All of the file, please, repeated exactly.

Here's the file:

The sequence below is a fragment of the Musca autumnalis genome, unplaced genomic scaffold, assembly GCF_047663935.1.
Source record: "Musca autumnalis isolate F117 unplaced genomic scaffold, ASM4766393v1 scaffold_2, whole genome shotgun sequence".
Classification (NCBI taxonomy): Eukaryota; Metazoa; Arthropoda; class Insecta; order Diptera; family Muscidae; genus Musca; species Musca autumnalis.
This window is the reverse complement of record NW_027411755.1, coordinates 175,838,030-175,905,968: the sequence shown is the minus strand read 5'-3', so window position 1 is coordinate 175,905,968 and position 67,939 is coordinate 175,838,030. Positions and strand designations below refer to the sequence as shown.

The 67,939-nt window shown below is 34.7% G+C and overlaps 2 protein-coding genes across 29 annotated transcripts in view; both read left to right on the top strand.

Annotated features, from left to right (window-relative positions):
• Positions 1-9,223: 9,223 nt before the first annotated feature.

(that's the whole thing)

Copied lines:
The sequence below is a fragment of the Musca autumnalis genome, unplaced genomic scaffold, assembly GCF_047663935.1.
Source record: "Musca autumnalis isolate F117 unplaced genomic scaffold, ASM4766393v1 scaffold_2, whole genome shotgun sequence".
Classification (NCBI taxonomy): Eukaryota; Metazoa; Arthropoda; class Insecta; order Diptera; family Muscidae; genus Musca; species Musca autumnalis.
This window is the reverse complement of record NW_027411755.1, coordinates 175,838,030-175,905,968: the sequence shown is the minus strand read 5'-3', so window position 1 is coordinate 175,905,968 and position 67,939 is coordinate 175,838,030. Positions and strand designations below refer to the sequence as shown.

The 67,939-nt window shown below is 34.7% G+C and overlaps 2 protein-coding genes across 29 annotated transcripts in view; both read left to right on the top strand.

Annotated features, from left to right (window-relative positions):
• Positions 1-9,223: 9,223 nt before the first annotated feature.